The lynching rope is part of the altar for Omnira Institute’s ‘Ritual of Remembrance’ Juneteenth celebration on June 10 at Lake Merritt.
“Where there’s a will, there’s a way,” the old folks used to say when facing obstacles, often under their breaths.
“Where there’s a tree, there’s a rope,” is the next line, almost a rejoinder, acknowledging the constancy of unpredictable trouble, an expression fraught with grief, fear and loss.
One that a Black child born in the North in the 1950s didn’t know referred to the South’s “Strange Fruit.”
I am not sure if you can see it, the rope, on the altar, honoring and remembering the victims of white supremacy, lynched individually or in pairs or groups, these descendants of enslaved people whose only (proven) crime was to be Black. They were all killed by “person or persons unknown,” yet for decades after the Emancipation Proclamation, lynchings were very public events often occurring on the courthouse lawn.
Town newspapers sometimes announced the day and time the spectacle would take place and trains were specially scheduled to transport the spectators: men, women, and even small children. Newspapers covered lynchings in graphic detail. Photographs showed desecrated bodies of Black people surrounded by triumphant sometimes even grinning white spectators. Again, “the persons unknown.” Black people certainly knew who terrorized them. The memory of such horrors haunted Black communities, a hobbling fear lasting generations. The frequency of the lynchings would stimulate the Great Migration, surging right after World War I.
The most renown lynching was of 14-year-old Emmett Till in 1955, and the blood lust of the South appeared to wane under the withering scorn of the world. But the lynching of the Civil Rights workers in 1963 revealed otherwise as the search for their bodies in the river turned up many more, defiled, unidentified, unburied, unmourned. Like the tabloids showing the victorious crowds, social media in 2017 allows us to see ‘lynchings’ in real time.
There are so many, I honestly don’t have the heart to keep up.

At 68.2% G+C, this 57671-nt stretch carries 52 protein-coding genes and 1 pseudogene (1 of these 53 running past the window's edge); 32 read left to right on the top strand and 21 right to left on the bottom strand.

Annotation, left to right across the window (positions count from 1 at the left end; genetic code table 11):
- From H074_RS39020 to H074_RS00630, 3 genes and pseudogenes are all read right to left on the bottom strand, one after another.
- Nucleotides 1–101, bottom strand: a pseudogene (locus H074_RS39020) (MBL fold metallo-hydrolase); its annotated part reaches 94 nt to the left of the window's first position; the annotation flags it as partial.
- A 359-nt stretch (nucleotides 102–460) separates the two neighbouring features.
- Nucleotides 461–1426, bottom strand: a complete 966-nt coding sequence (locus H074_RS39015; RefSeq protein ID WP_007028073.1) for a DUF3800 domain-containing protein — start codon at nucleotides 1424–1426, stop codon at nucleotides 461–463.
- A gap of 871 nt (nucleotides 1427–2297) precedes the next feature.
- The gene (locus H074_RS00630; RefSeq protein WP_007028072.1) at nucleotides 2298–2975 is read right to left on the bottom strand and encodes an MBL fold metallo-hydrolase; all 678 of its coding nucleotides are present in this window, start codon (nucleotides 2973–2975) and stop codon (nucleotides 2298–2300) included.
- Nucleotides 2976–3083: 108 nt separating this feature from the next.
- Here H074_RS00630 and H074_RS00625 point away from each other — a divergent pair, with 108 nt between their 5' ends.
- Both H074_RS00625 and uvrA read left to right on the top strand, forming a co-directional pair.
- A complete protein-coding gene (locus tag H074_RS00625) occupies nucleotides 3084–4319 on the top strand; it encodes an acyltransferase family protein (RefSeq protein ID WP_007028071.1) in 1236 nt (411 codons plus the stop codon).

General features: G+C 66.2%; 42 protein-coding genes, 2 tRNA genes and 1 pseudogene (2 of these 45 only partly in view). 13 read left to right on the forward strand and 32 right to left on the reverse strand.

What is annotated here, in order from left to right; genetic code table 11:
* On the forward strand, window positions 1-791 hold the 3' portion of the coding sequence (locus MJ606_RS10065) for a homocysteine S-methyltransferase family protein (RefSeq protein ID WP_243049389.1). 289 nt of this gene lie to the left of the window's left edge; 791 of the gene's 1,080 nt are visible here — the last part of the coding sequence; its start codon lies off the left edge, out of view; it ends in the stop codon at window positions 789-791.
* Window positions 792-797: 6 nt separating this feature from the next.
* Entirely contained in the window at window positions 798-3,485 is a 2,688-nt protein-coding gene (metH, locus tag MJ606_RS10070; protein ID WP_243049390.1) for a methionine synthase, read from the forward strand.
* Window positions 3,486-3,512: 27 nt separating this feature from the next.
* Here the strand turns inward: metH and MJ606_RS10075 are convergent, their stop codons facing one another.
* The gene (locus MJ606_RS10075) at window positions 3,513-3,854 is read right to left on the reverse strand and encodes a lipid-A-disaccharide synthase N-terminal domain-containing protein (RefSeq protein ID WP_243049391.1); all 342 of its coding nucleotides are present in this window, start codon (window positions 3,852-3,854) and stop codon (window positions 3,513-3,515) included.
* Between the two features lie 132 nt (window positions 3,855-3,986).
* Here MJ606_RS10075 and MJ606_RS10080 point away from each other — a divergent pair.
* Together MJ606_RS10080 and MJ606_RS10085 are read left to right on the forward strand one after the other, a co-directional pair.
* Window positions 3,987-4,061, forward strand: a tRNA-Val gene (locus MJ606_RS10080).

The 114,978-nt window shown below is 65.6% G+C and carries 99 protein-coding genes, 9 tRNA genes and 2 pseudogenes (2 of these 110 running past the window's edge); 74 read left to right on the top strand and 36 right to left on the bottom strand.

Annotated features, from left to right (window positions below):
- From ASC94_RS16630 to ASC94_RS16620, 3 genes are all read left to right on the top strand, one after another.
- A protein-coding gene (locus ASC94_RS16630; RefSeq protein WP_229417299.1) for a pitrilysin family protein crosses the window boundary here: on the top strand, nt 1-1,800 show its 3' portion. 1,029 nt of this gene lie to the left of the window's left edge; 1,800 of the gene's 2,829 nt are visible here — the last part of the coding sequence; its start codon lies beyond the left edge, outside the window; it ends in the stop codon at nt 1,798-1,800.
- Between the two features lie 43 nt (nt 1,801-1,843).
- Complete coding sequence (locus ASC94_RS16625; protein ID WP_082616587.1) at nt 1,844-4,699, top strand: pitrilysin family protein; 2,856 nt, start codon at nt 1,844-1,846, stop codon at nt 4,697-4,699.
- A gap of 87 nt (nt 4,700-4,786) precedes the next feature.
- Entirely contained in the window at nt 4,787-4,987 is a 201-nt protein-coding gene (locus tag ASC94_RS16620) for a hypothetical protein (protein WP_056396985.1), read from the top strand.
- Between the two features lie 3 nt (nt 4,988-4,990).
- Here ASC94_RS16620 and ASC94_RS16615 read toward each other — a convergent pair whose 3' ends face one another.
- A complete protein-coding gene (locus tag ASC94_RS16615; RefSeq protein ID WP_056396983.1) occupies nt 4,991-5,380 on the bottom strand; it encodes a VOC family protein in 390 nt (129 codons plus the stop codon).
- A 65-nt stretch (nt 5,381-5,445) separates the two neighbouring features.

Two weeks ago I glanced at an account on Facebook. Below three school portraits of impossibly young Black males, the headline was almost a taunt: “Did you know these youth were killed by the police this week? …Neither did we.” Then, on Monday I received another Facebook notice of a pregnant, mentally- challenged Black woman in Seattle killed by police in front of her other children.
I am doing my best, as our people say, to stay or be “woke,” but I confess I did not have the stomach to read further. It is 2017, and lynching not only continues, it is increasing. Like the mobs of the old days, police become judge, jury and executioner. Hidden under police department policy, the names of “persons unknown” are not released until the victim’s memory (ex. Mike Brown) is sullied.
On the rare occasion that police are actually tried for murder, lackluster prosecution ensures that they are seldom convicted. And now it’s not just the police, but individual white men who decide they want to kill Black people just because they feel like it. Timothy Caughman, a homeless Black man in New York, was stabbed to death in March by a man who came from Maryland for that express purpose.
In the 1920s and 1930s, not ‘giving ground’ to a white person, like refusing to step off the sidewalk or even bumping into a white girl while running to catch a train, were lynchable offenses, and it appears they are again. Five days before his graduation in May, Bowie State College student Richard Collins III was stabbed to death while waiting for an Uber ride for refusing to “yield ground” to a white University of Maryland student.
“Where there’s a will, there’s a way; where there’s a tree there’s a rope,” the old folks said.
I had been directed by spirit to make a noose with the coarse rope, but I didn’t know how. I am glad I didn’t. Symbolically, it would knot the possibility inherent in the third line, the last utterance of this trinity.
“Where there’s life, there’s hope.” Yes. And I hope that the ancestors understood.